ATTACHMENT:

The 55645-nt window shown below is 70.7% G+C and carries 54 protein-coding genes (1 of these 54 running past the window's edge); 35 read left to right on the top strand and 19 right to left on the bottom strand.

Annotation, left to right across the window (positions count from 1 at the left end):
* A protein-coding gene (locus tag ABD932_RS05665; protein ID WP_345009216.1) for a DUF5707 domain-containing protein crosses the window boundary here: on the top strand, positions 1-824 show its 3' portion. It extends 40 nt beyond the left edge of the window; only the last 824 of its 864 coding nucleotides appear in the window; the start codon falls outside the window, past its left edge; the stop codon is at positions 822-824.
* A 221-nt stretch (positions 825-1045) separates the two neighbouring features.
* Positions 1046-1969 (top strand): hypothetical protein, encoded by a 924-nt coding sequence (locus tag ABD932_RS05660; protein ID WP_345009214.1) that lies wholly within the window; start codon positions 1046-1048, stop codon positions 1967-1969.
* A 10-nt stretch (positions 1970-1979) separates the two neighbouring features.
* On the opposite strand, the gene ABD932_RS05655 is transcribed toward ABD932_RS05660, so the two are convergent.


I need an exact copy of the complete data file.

The 55645-nt window shown below is 70.7% G+C and carries 54 protein-coding genes (1 of these 54 running past the window's edge); 35 read left to right on the top strand and 19 right to left on the bottom strand.

Annotation, left to right across the window (positions count from 1 at the left end):
* A protein-coding gene (locus tag ABD932_RS05665; protein ID WP_345009216.1) for a DUF5707 domain-containing protein crosses the window boundary here: on the top strand, positions 1-824 show its 3' portion. It extends 40 nt beyond the left edge of the window; only the last 824 of its 864 coding nucleotides appear in the window; the start codon falls outside the window, past its left edge; the stop codon is at positions 822-824.
* A 221-nt stretch (positions 825-1045) separates the two neighbouring features.
* Positions 1046-1969 (top strand): hypothetical protein, encoded by a 924-nt coding sequence (locus tag ABD932_RS05660; protein ID WP_345009214.1) that lies wholly within the window; start codon positions 1046-1048, stop codon positions 1967-1969.
* A 10-nt stretch (positions 1970-1979) separates the two neighbouring features.
* On the opposite strand, the gene ABD932_RS05655 is transcribed toward ABD932_RS05660, so the two are convergent.